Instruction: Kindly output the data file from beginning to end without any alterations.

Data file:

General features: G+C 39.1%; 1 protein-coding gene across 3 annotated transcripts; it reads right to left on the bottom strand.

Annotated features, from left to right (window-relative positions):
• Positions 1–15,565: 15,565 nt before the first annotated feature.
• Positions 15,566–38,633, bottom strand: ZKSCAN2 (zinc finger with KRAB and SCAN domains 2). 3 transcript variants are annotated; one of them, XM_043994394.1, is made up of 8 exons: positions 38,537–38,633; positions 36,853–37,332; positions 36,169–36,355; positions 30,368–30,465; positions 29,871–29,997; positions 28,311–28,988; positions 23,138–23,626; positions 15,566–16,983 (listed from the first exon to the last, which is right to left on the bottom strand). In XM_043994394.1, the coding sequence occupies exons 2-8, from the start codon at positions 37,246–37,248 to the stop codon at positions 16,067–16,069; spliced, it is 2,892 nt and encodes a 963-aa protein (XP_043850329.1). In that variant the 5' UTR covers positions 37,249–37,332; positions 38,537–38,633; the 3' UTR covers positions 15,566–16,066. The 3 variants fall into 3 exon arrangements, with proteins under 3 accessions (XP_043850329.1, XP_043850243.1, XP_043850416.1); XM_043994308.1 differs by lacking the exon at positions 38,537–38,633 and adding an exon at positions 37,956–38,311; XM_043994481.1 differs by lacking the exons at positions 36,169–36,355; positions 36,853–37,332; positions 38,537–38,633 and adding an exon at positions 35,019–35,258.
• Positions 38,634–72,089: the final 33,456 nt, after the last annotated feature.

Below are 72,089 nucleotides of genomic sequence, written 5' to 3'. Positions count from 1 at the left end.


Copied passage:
General features: G+C 39.1%; 1 protein-coding gene across 3 annotated transcripts; it reads right to left on the bottom strand.

Annotated features, from left to right (window-relative positions):
• Positions 1–15,565: 15,565 nt before the first annotated feature.
• Positions 15,566–38,633, bottom strand: ZKSCAN2 (zinc finger with KRAB and SCAN domains 2). 3 transcript variants are annotated; one of them, XM_043994394.1, is made up of 8 exons: positions 38,537–38,633; positions 36,853–37,332; positions 36,169–36,355; positions 30,368–30,465; positions 29,871–29,997; positions 28,311–28,988; positions 23,138–23,626; positions 15,566–16,983 (listed from the first exon to the last, which is right to left on the bottom strand). In XM_043994394.1, the coding sequence occupies exons 2-8, from the start codon at positions 37,246–37,248 to the stop codon at positions 16,067–16,069; spliced, it is 2,892 nt and encodes a 963-aa protein (XP_043850329.1). In that variant the 5' UTR covers positions 37,249–37,332; positions 38,537–38,633; the 3' UTR covers positions 15,566–16,066. The 3 variants fall into 3 exon arrangements, with proteins under 3 accessions (XP_043850329.1, XP_043850243.1, XP_043850416.1); XM_043994308.1 differs by lacking the exon at positions 38,537–38,633 and adding an exon at positions 37,956–38,311; XM_043994481.1 differs by lacking the exons at positions 36,169–36,355; positions 36,853–37,332; positions 38,537–38,633 and adding an exon at positions 35,019–35,258.
• Positions 38,634–72,089: the final 33,456 nt, after the last annotated feature.

Below are 72,089 nucleotides of genomic sequence, written 5' to 3'. Positions count from 1 at the left end.